Question: I’m 38, not married but want to be. I’m trying to meet suitable men and I’m successful in the initial stage, but my relationships never last. As soon as I sense the slightest indication of disinterest or withdrawal, I get really anxious and insistently call asking men why they haven’t called me or if I have done something to upset them or if there is someone else. Sometimes I say things and act in ways that I regret especially when I’ve taken some alcohol. That’s when I feel completely relaxed and free to say and do things I wouldn’t normally say. The rest of the time I really try to be the perfect woman but I think that sometimes comes off as too needy and clingy and trying too hard.
I have been hurt badly by men before and I believe that my anxiety, jealousy etc. turns them off. I have tried things like completely “blocking” my feelings but that comes across as “cold and distant.”
I’m tired of being the fall back woman who’s told she’s perfect only to be dumped. I want to be open, take risks, not freak out as soon as I sense any signs of disinterest or things not going my way and be calm and confident about whatever my future will bring. But most of all I want to be relaxed and fun. I stopped drinking but now I feel I’m just boring and tiring. Why do men always end up dumping me? Please help!
Yangki’s Answer: Sometimes it helps not to drink at all, but I don’t think alcohol is necessarily the problem here.
1. “Manage” your emotions by “letting go”
The emotions inside of you — feelings of betrayal, wondering what he thinks of you or feels about you, wondering what he is doing with his life (jealousy) etc. – all these often come surging to the surface as soon as you think things are not working out. Instead of working hard to manually “manage” your interactions with men – and I’m sure you have noticed that the canned “tricks and techniques” advocated by many dating and relationship coaches all fly out of the window the moment the emotions take over – you might want to deal with these emotions first. Emotions are a very powerful part of our make-up. It’s hard to be “relaxed and fun” when all those emotions are running all over each other. Even if you completely stop drinking, those emotions inside will find another way out.
2. Learn to accept that rejection is a healthy part of life
Neediness and clinginess are partly caused by extreme sensitivity to rejection or abandonment. Extreme sensitivity to being abandoned and/or rejected sabotages your attempts to feel cool, calm and confident when attempting to bring love into your life.
When the other person displays the slightest indication of being bored or disinterested, you take this very personally (read too much into the conversation or the interaction) because your mind is telling you that the other person is acting that way or saying this or that because he wants to abandon and/or reject you. The anxiety builds into fear and this fear makes it almost impossible for you to see the “big picture.” Instead you find yourself focusing or obsessing about why they are saying this or displaying that behaviour.
3. Learn to separate your own needs from the needs of others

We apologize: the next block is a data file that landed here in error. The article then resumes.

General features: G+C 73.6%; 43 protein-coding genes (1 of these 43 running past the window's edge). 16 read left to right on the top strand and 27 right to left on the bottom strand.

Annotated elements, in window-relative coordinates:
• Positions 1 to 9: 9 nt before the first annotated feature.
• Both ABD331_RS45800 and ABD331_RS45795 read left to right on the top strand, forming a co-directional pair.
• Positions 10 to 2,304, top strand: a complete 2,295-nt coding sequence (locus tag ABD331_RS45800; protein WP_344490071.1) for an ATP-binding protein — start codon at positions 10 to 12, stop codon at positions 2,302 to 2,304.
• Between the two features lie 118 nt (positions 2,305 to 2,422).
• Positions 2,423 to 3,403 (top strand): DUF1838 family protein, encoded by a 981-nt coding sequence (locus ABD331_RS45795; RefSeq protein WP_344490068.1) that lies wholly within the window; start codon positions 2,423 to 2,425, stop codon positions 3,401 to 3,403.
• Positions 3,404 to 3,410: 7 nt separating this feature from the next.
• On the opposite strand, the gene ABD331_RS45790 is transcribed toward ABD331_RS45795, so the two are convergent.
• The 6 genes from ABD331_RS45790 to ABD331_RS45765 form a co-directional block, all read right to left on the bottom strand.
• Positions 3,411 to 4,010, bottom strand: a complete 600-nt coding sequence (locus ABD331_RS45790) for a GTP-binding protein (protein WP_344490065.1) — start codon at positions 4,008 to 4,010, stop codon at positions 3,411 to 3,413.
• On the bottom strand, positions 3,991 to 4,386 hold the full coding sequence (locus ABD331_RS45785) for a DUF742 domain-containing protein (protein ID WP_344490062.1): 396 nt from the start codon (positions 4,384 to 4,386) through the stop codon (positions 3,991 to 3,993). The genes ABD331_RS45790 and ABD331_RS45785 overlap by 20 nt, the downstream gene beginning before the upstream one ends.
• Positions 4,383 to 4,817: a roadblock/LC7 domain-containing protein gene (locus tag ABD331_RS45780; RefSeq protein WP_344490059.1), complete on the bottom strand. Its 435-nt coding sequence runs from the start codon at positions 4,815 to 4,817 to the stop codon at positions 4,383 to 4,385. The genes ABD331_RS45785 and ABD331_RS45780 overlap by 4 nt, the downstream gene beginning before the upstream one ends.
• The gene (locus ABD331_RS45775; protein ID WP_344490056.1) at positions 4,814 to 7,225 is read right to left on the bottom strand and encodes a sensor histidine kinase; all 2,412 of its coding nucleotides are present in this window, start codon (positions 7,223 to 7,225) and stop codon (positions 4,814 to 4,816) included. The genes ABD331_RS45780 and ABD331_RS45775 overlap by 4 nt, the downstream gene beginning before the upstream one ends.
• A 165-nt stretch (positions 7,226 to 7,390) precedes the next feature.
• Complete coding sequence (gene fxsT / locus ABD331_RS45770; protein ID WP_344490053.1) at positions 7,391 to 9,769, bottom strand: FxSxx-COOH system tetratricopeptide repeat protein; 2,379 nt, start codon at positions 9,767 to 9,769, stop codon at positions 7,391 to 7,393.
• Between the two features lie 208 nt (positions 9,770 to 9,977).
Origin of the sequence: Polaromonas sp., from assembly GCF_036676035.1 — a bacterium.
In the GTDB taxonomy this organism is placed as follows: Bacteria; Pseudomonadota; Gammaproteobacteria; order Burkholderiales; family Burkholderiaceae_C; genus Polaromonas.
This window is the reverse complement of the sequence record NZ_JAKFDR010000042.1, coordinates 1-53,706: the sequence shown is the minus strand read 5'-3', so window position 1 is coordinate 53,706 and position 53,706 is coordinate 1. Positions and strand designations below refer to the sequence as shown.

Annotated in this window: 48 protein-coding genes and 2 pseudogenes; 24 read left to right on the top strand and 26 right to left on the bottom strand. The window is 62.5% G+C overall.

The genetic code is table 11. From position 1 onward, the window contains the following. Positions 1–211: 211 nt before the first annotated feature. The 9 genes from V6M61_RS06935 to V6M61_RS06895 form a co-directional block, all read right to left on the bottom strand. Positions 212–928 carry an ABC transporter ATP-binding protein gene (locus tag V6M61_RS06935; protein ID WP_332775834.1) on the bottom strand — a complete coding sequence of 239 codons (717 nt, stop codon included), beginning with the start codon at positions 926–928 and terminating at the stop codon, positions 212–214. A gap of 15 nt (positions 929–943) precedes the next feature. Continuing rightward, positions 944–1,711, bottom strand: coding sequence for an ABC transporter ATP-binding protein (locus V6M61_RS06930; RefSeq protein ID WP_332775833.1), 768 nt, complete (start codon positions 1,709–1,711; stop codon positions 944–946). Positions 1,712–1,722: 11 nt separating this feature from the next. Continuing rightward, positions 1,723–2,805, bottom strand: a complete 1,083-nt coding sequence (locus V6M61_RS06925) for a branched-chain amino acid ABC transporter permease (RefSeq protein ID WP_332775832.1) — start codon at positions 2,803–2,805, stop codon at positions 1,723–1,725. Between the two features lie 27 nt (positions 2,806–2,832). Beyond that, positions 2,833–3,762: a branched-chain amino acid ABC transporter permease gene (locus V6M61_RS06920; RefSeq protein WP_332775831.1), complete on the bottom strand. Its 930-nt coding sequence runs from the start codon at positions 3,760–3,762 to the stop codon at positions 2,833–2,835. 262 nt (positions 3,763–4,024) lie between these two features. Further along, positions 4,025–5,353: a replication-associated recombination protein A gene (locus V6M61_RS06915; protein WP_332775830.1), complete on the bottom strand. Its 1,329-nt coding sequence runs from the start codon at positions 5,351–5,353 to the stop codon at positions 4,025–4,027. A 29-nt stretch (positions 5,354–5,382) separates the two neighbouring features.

When you have “expectations” of how things should BE, there is a tendency for most people to project what is going inside of them to what “must” be going on inside someone else (i.e. if I don’t call, he/she will feel abandoned) but chances are that the other person doesn’t feel the way you feel, didn’t even take notice that you did not call or doesn’t really care if you call or not. Whatever feelings you project on them are your own feelings. Again, these “feelings” and emotions cause you to insistently call, worry about what you may have done to upset them or if there is someone else.
To recognize the needs of others you must first recognize your own; to understand what someone else wants (in this case when to call and not make others feel like being pressured by a needy person) you have to become aware of not neglecting your own needs.
4. Try not to idealize the other person
When you idealize someone you barely know, you run the risk of making him “better” than he really is. You will find it difficult to express your feelings, desires, opinions or allow yourself to be “just human” with faults and weaknesses. You may not even ignore what you know you want or what you believe because it might be different from the person you so badly want to please or see you as “perfect”.
Try to take the “pressure” off by letting the other person reveal himself — his own humanity – to you in his own time, way and space. And let your own humanity show. If you don’t genuinely feel like being all “too nice”, then don’t. You may think you are being nice but the thing about energy is that it works at deeper sub-conscious level and the other person will sense whatever energy you’re working with. While some may bask in the attention (and exploit it), most feel pressured to meet your “ideal” image them. You hear words like “I can’t be myself with you” or “I need my space” or “Let’s see other people”.
But once someone sees you are just “human” they feel “freed” to be the same. Those that expect “perfection” (super human) often reveal themselves because “just human” is not good enough. Good riddance! Such people are hard to please – and can never be pleased.
There is a lot more you need to do to get to that place of being “open, take risks, calm, confident, relaxed and fun” but this is a good start.
I think it is very hard to just let relationships go sometimes, esp. when you do see that there was potential for you to be happy with someone. But if the other person doesn’t see things as you do, you have to accept it.